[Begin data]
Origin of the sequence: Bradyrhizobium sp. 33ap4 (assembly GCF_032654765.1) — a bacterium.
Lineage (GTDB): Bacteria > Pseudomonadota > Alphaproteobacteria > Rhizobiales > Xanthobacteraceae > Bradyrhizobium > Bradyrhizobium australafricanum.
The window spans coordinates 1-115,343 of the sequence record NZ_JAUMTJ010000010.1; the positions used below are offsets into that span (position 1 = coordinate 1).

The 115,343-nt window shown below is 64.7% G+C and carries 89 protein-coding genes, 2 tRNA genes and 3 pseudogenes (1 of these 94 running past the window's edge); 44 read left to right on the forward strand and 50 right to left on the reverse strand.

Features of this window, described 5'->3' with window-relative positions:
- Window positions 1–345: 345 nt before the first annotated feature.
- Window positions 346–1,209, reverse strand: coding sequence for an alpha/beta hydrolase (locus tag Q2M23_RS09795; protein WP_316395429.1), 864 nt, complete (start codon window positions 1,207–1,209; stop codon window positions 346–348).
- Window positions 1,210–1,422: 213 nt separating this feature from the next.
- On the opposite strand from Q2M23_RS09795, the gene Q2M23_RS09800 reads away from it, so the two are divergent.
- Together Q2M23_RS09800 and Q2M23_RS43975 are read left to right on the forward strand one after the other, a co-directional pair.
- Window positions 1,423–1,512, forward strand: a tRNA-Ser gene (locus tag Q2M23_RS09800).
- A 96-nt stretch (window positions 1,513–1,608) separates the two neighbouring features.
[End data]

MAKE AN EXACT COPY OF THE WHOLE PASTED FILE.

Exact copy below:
Origin of the sequence: Bradyrhizobium sp. 33ap4 (assembly GCF_032654765.1) — a bacterium.
Lineage (GTDB): Bacteria > Pseudomonadota > Alphaproteobacteria > Rhizobiales > Xanthobacteraceae > Bradyrhizobium > Bradyrhizobium australafricanum.
The window spans coordinates 1-115,343 of the sequence record NZ_JAUMTJ010000010.1; the positions used below are offsets into that span (position 1 = coordinate 1).

The 115,343-nt window shown below is 64.7% G+C and carries 89 protein-coding genes, 2 tRNA genes and 3 pseudogenes (1 of these 94 running past the window's edge); 44 read left to right on the forward strand and 50 right to left on the reverse strand.

Features of this window, described 5'->3' with window-relative positions:
- Window positions 1–345: 345 nt before the first annotated feature.
- Window positions 346–1,209, reverse strand: coding sequence for an alpha/beta hydrolase (locus tag Q2M23_RS09795; protein WP_316395429.1), 864 nt, complete (start codon window positions 1,207–1,209; stop codon window positions 346–348).
- Window positions 1,210–1,422: 213 nt separating this feature from the next.
- On the opposite strand from Q2M23_RS09795, the gene Q2M23_RS09800 reads away from it, so the two are divergent.
- Together Q2M23_RS09800 and Q2M23_RS43975 are read left to right on the forward strand one after the other, a co-directional pair.
- Window positions 1,423–1,512, forward strand: a tRNA-Ser gene (locus tag Q2M23_RS09800).
- A 96-nt stretch (window positions 1,513–1,608) separates the two neighbouring features.